For starters I would avoid a tire designed for light trucks and SUVs.
The stock rubber is used as a jack of all trades and master of none. Good year round all season traction, higher mileage, performance, etc. It sacrifices in some areas to gain in others. Question is do you want a drag radial like a Street E.T. (probably overkill in your application) or a good overall corner carver? I run a set of 285's KDW 2s out back on a 10" wheel. They are not the greatest for straight line traction but extremely predictable under load in corners.
Toyo, Nitto, BFGoodrich, Pirelli and all the major manufactures offer very good compounds and tread designs. Selecting anyone of these will mostly come down to preference. Are you willing to pay a higher price for a sticky "R" compound that will not give you as many miles as some of the other compounds?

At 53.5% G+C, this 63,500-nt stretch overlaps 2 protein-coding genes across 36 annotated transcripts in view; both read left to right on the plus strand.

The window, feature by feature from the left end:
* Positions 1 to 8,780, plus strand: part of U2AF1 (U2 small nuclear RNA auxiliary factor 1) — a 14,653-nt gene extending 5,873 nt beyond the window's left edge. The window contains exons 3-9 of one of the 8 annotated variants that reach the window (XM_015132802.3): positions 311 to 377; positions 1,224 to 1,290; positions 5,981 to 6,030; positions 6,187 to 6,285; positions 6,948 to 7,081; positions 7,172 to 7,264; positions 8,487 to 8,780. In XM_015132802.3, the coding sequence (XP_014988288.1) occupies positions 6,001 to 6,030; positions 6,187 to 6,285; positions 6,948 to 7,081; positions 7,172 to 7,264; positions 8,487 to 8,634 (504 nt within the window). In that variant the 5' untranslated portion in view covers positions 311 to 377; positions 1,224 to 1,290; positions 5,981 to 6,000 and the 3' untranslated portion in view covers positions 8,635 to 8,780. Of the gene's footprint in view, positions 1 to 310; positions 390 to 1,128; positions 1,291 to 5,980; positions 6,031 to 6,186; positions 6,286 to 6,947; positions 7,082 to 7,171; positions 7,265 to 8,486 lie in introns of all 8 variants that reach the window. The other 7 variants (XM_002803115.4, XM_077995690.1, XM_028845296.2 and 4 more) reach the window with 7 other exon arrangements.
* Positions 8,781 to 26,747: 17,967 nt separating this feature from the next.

The decision really comes down to what you are willing to sacrifice in your tires. My car is not a DD and is stored in the winter so I can get away with putting a set of extreme summer performance tires on since it will not have to get me to work in the snow or other less desireable conditions for a rear wheel drive car.
Try to avoid simply looking for the widest tire possible to squeeze on your rim. You may actually compromise performance by putting a tire on the wrong size wheel. Tire manufacturers will offer an acceptable wheel width range and normally indicate the optimal size. Try and hit that optimal size but definitely stay within the recommended range. Going outside fo this range can result in a loss of sidewall performance or a reduction in your contact patch. Each manufacturer may vary in recommended sizes. Goodyear may recommend that a 255 be mounted on an 8" wheel while Toyo recommends the same size tire be mounted on an 8.5". Not all tires are made the same.